When I lost my job in January of this year, I immediately committed myself to two goals. Goal one was find a better job, and goal two was to finish the novel I started writing the last semester I was a student of fiction at New School University. If all goes as planned, I will be starting as an intern at a literary agency in the fall. And I am proud to say that I have also finished up my novel, The Devils That Have Come to Stay.
The next step is finding an agent who wants to take it on, but compared to all the work that I’ve put into it so far, I think that’ll be pretty easy.
If you’ve missed the small sections I’ve blogged of it so far, here they are:
The beginning, where we meet the narrator and are dropped into the bizarre world he lives in.
Just a little post-modern snippet that I hope you’ll enjoy.
So it’s time to celebrate! And what better way to do so than blogging a top five list of the best last lines ever written.
5. …I was a Flower of the mountain yes when I put the rose in my hair like the Andalusian girls used or shall I wear a red yes and how he kissed me under the Moorish wall and I thought well as well him as another and then I asked him with my eyes to ask again yes and then he asked me would I yes to say yes my mountain flower and first I put my arms around him yes and drew him down to me so he could
feel my breasts all perfume yes and his heart was going like mad and yes I said yes I will Yes. –James Joyce, Ulysses
Context: You must know, if you’ve been reading, how I hate James Joyce. But if the solipsistic, annoying novel Ulysses had just been this line, it would have been brilliant.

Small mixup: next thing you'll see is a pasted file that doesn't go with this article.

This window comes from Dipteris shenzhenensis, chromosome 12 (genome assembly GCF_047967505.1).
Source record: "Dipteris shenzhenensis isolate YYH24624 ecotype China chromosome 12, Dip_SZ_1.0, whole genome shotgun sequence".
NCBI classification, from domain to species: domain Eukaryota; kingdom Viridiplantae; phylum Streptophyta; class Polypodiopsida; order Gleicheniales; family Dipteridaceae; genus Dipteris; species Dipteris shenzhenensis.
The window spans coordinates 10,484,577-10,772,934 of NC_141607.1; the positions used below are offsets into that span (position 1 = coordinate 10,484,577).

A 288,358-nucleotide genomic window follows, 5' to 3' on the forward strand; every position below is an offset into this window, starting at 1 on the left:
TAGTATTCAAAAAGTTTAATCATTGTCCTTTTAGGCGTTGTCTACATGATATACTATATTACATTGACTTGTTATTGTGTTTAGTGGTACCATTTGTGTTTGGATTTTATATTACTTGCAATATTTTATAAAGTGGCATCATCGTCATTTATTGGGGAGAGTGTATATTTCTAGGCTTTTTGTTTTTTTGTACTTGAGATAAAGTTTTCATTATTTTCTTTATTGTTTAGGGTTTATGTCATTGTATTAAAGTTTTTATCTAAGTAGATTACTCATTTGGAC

4. For now she knew what Shalimar knew: If you surrendered to the air, you could ride it. –Toni Morrison, Song of Solomon
Context: a search to find a family and the truth of a legend ends with this. Beautiful.
3. And you say, “Just a moment, I’ve almost finished If on a winter’s night atraveler by Italo Calvino.” –Italo Calvino, If on a winter’s night a traveler
Context: metafiction at it’s finest!
2. Then it does not necessarily have to be noodles! -Raymond Federman, Double or Nothing
Context: this entire novel is about stockpiling provisions for a year locked in a room, writing, much of which focuses on how many boxes of noodles the writer will need. This ending simultaneously negates the entire novel and suggests a whole new one.
1. …you must go on, I can’t go on, I’ll go on. –Samuel Beckett, The Unnamable
Context: Stream of consciousness + Sammy Beckett =*swoon*
I can’t promise that the end of my novel is as good, but I definitely tried!